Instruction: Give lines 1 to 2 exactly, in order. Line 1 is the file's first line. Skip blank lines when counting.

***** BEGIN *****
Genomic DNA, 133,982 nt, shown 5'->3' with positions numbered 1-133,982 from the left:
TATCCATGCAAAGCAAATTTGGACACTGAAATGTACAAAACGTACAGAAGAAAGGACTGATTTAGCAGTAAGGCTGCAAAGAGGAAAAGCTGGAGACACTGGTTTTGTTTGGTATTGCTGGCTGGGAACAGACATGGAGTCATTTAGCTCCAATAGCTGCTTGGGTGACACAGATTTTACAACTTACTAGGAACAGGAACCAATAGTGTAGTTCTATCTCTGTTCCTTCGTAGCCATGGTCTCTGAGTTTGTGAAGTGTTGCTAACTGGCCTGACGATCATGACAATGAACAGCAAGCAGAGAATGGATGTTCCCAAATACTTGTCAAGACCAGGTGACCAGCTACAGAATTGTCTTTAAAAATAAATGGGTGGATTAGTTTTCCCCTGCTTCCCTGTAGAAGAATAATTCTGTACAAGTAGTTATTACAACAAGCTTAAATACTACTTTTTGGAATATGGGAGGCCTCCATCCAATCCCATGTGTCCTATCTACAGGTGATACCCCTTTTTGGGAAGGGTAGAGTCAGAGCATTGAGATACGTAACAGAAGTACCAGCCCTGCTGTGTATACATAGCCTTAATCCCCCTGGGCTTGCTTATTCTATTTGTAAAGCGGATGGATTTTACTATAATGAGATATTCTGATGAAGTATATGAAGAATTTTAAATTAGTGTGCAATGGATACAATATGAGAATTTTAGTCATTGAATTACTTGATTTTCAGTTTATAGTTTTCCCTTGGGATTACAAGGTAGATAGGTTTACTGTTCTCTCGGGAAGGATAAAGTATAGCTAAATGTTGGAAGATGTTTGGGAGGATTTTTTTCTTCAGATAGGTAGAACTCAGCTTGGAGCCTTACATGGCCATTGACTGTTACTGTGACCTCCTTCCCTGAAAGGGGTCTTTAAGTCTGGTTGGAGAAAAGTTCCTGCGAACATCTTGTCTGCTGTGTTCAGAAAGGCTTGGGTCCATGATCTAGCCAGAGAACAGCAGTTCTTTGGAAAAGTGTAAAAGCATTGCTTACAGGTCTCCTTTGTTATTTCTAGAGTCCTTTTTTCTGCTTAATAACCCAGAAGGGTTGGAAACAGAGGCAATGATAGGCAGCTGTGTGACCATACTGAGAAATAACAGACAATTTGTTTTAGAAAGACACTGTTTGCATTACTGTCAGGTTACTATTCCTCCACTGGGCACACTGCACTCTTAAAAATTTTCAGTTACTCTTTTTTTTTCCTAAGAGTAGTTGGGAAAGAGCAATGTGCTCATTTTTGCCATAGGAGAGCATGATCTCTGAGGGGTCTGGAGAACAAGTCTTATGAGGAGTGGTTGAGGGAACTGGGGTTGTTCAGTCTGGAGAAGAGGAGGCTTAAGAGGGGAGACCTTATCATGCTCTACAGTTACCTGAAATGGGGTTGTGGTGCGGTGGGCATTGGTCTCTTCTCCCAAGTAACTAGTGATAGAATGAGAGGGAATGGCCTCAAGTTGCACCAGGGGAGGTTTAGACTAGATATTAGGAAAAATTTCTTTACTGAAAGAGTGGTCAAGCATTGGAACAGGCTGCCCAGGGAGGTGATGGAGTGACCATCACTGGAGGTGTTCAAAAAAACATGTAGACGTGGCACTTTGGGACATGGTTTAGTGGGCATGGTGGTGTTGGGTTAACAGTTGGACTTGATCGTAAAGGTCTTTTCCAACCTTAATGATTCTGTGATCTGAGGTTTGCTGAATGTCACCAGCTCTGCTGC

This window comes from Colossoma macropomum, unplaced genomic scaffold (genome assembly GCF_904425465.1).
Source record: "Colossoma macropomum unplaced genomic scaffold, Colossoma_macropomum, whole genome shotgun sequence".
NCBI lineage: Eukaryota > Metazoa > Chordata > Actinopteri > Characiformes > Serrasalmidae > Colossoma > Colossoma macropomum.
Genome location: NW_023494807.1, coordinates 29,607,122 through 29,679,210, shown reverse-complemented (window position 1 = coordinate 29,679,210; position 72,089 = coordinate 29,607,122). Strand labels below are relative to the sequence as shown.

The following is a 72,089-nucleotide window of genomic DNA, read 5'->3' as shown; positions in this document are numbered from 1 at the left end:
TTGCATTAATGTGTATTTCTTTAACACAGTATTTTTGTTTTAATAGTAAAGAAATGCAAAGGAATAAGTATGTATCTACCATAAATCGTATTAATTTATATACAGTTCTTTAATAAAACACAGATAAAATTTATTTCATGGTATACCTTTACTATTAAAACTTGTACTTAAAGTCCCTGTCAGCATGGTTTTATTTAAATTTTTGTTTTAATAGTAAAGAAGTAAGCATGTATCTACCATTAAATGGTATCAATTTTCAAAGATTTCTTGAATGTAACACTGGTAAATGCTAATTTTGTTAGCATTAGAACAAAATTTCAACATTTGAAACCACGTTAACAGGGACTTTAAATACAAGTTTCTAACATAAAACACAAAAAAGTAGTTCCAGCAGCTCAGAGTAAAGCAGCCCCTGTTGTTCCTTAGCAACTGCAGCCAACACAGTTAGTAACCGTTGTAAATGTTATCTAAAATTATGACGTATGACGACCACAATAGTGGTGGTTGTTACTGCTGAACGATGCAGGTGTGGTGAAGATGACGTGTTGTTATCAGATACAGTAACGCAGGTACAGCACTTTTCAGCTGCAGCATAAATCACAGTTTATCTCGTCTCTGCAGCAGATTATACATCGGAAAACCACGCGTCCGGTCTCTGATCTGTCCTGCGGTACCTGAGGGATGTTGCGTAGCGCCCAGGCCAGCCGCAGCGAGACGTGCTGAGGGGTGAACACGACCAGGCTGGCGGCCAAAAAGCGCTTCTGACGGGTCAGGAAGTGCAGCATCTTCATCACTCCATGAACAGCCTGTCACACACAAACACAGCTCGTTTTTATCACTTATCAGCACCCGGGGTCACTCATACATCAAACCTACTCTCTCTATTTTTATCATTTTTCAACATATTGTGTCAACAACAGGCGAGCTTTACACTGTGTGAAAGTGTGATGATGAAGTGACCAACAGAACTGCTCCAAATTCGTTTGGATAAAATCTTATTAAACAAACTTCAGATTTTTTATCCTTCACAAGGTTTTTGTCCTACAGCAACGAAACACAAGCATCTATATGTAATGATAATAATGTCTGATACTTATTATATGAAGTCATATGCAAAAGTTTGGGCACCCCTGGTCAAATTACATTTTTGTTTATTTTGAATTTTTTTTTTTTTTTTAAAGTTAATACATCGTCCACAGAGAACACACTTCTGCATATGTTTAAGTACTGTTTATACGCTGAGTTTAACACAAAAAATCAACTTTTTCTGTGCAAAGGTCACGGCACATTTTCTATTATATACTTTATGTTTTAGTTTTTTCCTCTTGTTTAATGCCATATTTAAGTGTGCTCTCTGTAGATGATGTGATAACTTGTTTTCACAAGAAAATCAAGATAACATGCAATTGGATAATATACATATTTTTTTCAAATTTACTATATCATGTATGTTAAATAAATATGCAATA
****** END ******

Genomic DNA, 133,982 nt, shown 5'->3' with positions numbered 1-133,982 from the left:
TATCCATGCAAAGCAAATTTGGACACTGAAATGTACAAAACGTACAGAAGAAAGGACTGATTTAGCAGTAAGGCTGCAAAGAGGAAAAGCTGGAGACACTGGTTTTGTTTGGTATTGCTGGCTGGGAACAGACATGGAGTCATTTAGCTCCAATAGCTGCTTGGGTGACACAGATTTTACAACTTACTAGGAACAGGAACCAATAGTGTAGTTCTATCTCTGTTCCTTCGTAGCCATGGTCTCTGAGTTTGTGAAGTGTTGCTAACTGGCCTGACGATCATGACAATGAACAGCAAGCAGAGAATGGATGTTCCCAAATACTTGTCAAGACCAGGTGACCAGCTACAGAATTGTCTTTAAAAATAAATGGGTGGATTAGTTTTCCCCTGCTTCCCTGTAGAAGAATAATTCTGTACAAGTAGTTATTACAACAAGCTTAAATACTACTTTTTGGAATATGGGAGGCCTCCATCCAATCCCATGTGTCCTATCTACAGGTGATACCCCTTTTTGGGAAGGGTAGAGTCAGAGCATTGAGATACGTAACAGAAGTACCAGCCCTGCTGTGTATACATAGCCTTAATCCCCCTGGGCTTGCTTATTCTATTTGTAAAGCGGATGGATTTTACTATAATGAGATATTCTGATGAAGTATATGAAGAATTTTAAATTAGTGTGCAATGGATACAATATGAGAATTTTAGTCATTGAATTACTTGATTTTCAGTTTATAGTTTTCCCTTGGGATTACAAGGTAGATAGGTTTACTGTTCTCTCGGGAAGGATAAAGTATAGCTAAATGTTGGAAGATGTTTGGGAGGATTTTTTTCTTCAGATAGGTAGAACTCAGCTTGGAGCCTTACATGGCCATTGACTGTTACTGTGACCTCCTTCCCTGAAAGGGGTCTTTAAGTCTGGTTGGAGAAAAGTTCCTGCGAACATCTTGTCTGCTGTGTTCAGAAAGGCTTGGGTCCATGATCTAGCCAGAGAACAGCAGTTCTTTGGAAAAGTGTAAAAGCATTGCTTACAGGTCTCCTTTGTTATTTCTAGAGTCCTTTTTTCTGCTTAATAACCCAGAAGGGTTGGAAACAGAGGCAATGATAGGCAGCTGTGTGACCATACTGAGAAATAACAGACAATTTGTTTTAGAAAGACACTGTTTGCATTACTGTCAGGTTACTATTCCTCCACTGGGCACACTGCACTCTTAAAAATTTTCAGTTACTCTTTTTTTTTCCTAAGAGTAGTTGGGAAAGAGCAATGTGCTCATTTTTGCCATAGGAGAGCATGATCTCTGAGGGGTCTGGAGAACAAGTCTTATGAGGAGTGGTTGAGGGAACTGGGGTTGTTCAGTCTGGAGAAGAGGAGGCTTAAGAGGGGAGACCTTATCATGCTCTACAGTTACCTGAAATGGGGTTGTGGTGCGGTGGGCATTGGTCTCTTCTCCCAAGTAACTAGTGATAGAATGAGAGGGAATGGCCTCAAGTTGCACCAGGGGAGGTTTAGACTAGATATTAGGAAAAATTTCTTTACTGAAAGAGTGGTCAAGCATTGGAACAGGCTGCCCAGGGAGGTGATGGAGTGACCATCACTGGAGGTGTTCAAAAAAACATGTAGACGTGGCACTTTGGGACATGGTTTAGTGGGCATGGTGGTGTTGGGTTAACAGTTGGACTTGATCGTAAAGGTCTTTTCCAACCTTAATGATTCTGTGATCTGAGGTTTGCTGAATGTCACCAGCTCTGCTGC